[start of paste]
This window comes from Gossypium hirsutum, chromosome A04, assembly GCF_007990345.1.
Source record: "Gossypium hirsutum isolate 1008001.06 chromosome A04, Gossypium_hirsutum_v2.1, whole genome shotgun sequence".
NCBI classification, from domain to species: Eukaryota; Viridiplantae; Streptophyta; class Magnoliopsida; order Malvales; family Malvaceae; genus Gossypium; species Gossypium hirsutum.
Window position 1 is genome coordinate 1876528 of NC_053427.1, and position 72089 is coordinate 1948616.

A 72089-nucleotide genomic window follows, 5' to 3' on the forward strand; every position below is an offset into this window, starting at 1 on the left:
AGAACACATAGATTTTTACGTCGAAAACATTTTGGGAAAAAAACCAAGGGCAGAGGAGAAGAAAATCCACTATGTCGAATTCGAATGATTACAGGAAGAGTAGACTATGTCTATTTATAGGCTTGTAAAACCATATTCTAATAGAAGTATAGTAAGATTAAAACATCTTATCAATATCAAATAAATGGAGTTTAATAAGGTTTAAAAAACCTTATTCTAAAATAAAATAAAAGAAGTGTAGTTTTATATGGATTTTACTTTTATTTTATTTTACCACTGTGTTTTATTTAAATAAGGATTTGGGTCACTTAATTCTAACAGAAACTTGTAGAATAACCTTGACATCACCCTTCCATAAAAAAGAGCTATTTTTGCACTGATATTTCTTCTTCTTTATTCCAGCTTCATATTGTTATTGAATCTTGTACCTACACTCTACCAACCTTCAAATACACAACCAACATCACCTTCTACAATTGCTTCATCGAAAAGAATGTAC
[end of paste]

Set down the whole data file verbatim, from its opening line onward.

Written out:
This window comes from Gossypium hirsutum, chromosome A04, assembly GCF_007990345.1.
Source record: "Gossypium hirsutum isolate 1008001.06 chromosome A04, Gossypium_hirsutum_v2.1, whole genome shotgun sequence".
NCBI classification, from domain to species: Eukaryota; Viridiplantae; Streptophyta; class Magnoliopsida; order Malvales; family Malvaceae; genus Gossypium; species Gossypium hirsutum.
Window position 1 is genome coordinate 1876528 of NC_053427.1, and position 72089 is coordinate 1948616.

A 72089-nucleotide genomic window follows, 5' to 3' on the forward strand; every position below is an offset into this window, starting at 1 on the left:
AGAACACATAGATTTTTACGTCGAAAACATTTTGGGAAAAAAACCAAGGGCAGAGGAGAAGAAAATCCACTATGTCGAATTCGAATGATTACAGGAAGAGTAGACTATGTCTATTTATAGGCTTGTAAAACCATATTCTAATAGAAGTATAGTAAGATTAAAACATCTTATCAATATCAAATAAATGGAGTTTAATAAGGTTTAAAAAACCTTATTCTAAAATAAAATAAAAGAAGTGTAGTTTTATATGGATTTTACTTTTATTTTATTTTACCACTGTGTTTTATTTAAATAAGGATTTGGGTCACTTAATTCTAACAGAAACTTGTAGAATAACCTTGACATCACCCTTCCATAAAAAAGAGCTATTTTTGCACTGATATTTCTTCTTCTTTATTCCAGCTTCATATTGTTATTGAATCTTGTACCTACACTCTACCAACCTTCAAATACACAACCAACATCACCTTCTACAATTGCTTCATCGAAAAGAATGTAC